Beware of any place called Eden in the movies. In Antichrist all kinds of crazy shit happens to Willem Dafoe there, while Kelly Reilly found the idyllic-sounding Eden Lake anything but peaceful.
So it’s not surprising the Eden resort Vince Vaughn, Jon Favreau and Jason Bateman head to with their respective wives in Couples Retreat ends up being cack, the dream holiday they’d been anticipating turning out to be an orgy of enforced marital counselling and overly intimate yoga.
Hmm: sounds like we could be in for a veritable laugh riot... Sadly, it’s not only eccentric “Couples Whisperer” Jean Reno who’s operating under false pretences.
So are erstwhile 'Swingers' Vaughn and Favreau, having co-written a film (with Dana 'What Happens In Vegas' Fox) whose wacky moments share equal screen time with some painfully sincere relationship melodrama.
At first it looks like over-analytical Bateman and his baby-yearning spouse (Kristen Bell) are the ones with the problem. Soon, though, everybody’s in on the act, Favreau’s missus (Kristin Davis) making eyes at the resort’s studly yoga instructor and Vince’s better half (Malin Akerman) losing patience with his fratboy antics.
Ok, there are a few neat one-liners, many of them involving chubby divorcé Shane (Faizon Love) and his fun-seeking young girlfriend, plus an amusing Guitar Hero face-off between Vaughn and the resort’s stern manager (Brit-actor Peter Serafinowicz).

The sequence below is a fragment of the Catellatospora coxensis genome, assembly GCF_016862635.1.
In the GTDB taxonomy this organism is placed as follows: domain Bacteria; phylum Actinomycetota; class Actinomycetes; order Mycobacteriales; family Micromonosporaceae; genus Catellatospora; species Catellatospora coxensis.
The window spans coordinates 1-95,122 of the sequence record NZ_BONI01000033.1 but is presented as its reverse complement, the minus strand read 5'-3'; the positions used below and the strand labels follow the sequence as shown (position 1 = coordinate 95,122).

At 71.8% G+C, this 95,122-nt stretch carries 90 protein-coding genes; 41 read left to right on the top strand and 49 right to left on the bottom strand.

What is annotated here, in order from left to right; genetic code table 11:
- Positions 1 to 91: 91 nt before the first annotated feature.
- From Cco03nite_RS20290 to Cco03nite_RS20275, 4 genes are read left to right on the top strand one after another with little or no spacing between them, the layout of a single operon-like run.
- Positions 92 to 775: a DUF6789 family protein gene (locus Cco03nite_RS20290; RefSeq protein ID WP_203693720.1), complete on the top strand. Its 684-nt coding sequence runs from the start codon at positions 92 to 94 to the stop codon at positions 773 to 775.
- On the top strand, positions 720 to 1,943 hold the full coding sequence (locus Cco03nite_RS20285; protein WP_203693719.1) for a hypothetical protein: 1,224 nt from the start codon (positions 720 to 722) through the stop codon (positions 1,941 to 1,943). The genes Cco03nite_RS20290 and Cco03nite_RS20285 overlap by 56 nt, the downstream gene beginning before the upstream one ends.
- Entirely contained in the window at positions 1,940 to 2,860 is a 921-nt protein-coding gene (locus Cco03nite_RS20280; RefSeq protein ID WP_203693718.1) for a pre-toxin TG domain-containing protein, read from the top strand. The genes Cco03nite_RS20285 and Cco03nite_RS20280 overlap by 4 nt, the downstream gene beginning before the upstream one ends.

For the most part, however, the screenplay reads like a regurgitated self-help manual, not least during one excruciating sequence in which Love’s hitherto unseen ex-wife appears out of nowhere to detail why they should get back together.
First-time director Peter Billingsley, a long-time Vaughn collaborator, strives to generate comic momentum by endlessly cross-cutting between his four couples as they bicker and kvetch in front of Bora Bora’s turquoise seas and exotic flora.
Alas, all this achieves is to make an already choppy film feel even more dislocated.
Watch the trailer
The laughs soon dry up once Vaughn and co. reveal their hidden agenda in a strained comedy more interested in therapy than merriment. Like the flabby male stars’ over-exposed midriffs, there are some things we really don’t need to see.